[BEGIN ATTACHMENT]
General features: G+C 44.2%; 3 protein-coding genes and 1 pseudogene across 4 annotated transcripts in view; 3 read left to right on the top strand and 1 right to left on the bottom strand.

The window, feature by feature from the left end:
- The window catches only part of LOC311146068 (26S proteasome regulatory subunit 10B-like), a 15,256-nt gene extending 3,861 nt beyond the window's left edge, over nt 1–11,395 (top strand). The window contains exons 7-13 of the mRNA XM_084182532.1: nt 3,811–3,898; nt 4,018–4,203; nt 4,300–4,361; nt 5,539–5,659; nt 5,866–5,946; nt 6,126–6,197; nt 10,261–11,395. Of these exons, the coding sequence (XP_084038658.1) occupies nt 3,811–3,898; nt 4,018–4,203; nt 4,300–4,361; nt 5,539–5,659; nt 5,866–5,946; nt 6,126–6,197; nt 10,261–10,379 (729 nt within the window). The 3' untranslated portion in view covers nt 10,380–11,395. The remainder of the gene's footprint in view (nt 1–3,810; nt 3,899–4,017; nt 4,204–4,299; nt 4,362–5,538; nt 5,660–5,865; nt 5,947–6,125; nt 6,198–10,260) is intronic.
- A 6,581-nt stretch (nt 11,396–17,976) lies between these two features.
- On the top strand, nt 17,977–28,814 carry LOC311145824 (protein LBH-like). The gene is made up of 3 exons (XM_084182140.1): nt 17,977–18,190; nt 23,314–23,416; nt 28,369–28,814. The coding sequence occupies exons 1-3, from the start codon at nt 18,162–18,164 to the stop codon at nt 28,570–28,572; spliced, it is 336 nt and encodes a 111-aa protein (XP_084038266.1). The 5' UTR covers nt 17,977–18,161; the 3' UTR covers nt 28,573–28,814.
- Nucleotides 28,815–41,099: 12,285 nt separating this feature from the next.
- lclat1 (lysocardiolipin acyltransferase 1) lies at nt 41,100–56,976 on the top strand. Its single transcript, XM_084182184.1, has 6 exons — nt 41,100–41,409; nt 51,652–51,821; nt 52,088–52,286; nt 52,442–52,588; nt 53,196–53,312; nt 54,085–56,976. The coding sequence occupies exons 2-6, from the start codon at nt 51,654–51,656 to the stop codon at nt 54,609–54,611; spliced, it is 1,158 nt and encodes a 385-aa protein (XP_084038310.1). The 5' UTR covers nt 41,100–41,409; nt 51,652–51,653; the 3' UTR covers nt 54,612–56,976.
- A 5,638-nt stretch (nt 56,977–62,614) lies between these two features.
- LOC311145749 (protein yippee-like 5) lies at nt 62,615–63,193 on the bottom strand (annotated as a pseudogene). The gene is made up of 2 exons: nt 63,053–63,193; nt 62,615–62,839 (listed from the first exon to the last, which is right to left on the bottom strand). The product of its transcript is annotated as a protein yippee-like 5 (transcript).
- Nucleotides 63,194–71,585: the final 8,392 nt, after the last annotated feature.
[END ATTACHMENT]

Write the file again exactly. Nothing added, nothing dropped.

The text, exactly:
General features: G+C 44.2%; 3 protein-coding genes and 1 pseudogene across 4 annotated transcripts in view; 3 read left to right on the top strand and 1 right to left on the bottom strand.

The window, feature by feature from the left end:
- The window catches only part of LOC311146068 (26S proteasome regulatory subunit 10B-like), a 15,256-nt gene extending 3,861 nt beyond the window's left edge, over nt 1–11,395 (top strand). The window contains exons 7-13 of the mRNA XM_084182532.1: nt 3,811–3,898; nt 4,018–4,203; nt 4,300–4,361; nt 5,539–5,659; nt 5,866–5,946; nt 6,126–6,197; nt 10,261–11,395. Of these exons, the coding sequence (XP_084038658.1) occupies nt 3,811–3,898; nt 4,018–4,203; nt 4,300–4,361; nt 5,539–5,659; nt 5,866–5,946; nt 6,126–6,197; nt 10,261–10,379 (729 nt within the window). The 3' untranslated portion in view covers nt 10,380–11,395. The remainder of the gene's footprint in view (nt 1–3,810; nt 3,899–4,017; nt 4,204–4,299; nt 4,362–5,538; nt 5,660–5,865; nt 5,947–6,125; nt 6,198–10,260) is intronic.
- A 6,581-nt stretch (nt 11,396–17,976) lies between these two features.
- On the top strand, nt 17,977–28,814 carry LOC311145824 (protein LBH-like). The gene is made up of 3 exons (XM_084182140.1): nt 17,977–18,190; nt 23,314–23,416; nt 28,369–28,814. The coding sequence occupies exons 1-3, from the start codon at nt 18,162–18,164 to the stop codon at nt 28,570–28,572; spliced, it is 336 nt and encodes a 111-aa protein (XP_084038266.1). The 5' UTR covers nt 17,977–18,161; the 3' UTR covers nt 28,573–28,814.
- Nucleotides 28,815–41,099: 12,285 nt separating this feature from the next.
- lclat1 (lysocardiolipin acyltransferase 1) lies at nt 41,100–56,976 on the top strand. Its single transcript, XM_084182184.1, has 6 exons — nt 41,100–41,409; nt 51,652–51,821; nt 52,088–52,286; nt 52,442–52,588; nt 53,196–53,312; nt 54,085–56,976. The coding sequence occupies exons 2-6, from the start codon at nt 51,654–51,656 to the stop codon at nt 54,609–54,611; spliced, it is 1,158 nt and encodes a 385-aa protein (XP_084038310.1). The 5' UTR covers nt 41,100–41,409; nt 51,652–51,653; the 3' UTR covers nt 54,612–56,976.
- A 5,638-nt stretch (nt 56,977–62,614) lies between these two features.
- LOC311145749 (protein yippee-like 5) lies at nt 62,615–63,193 on the bottom strand (annotated as a pseudogene). The gene is made up of 2 exons: nt 63,053–63,193; nt 62,615–62,839 (listed from the first exon to the last, which is right to left on the bottom strand). The product of its transcript is annotated as a protein yippee-like 5 (transcript).
- Nucleotides 63,194–71,585: the final 8,392 nt, after the last annotated feature.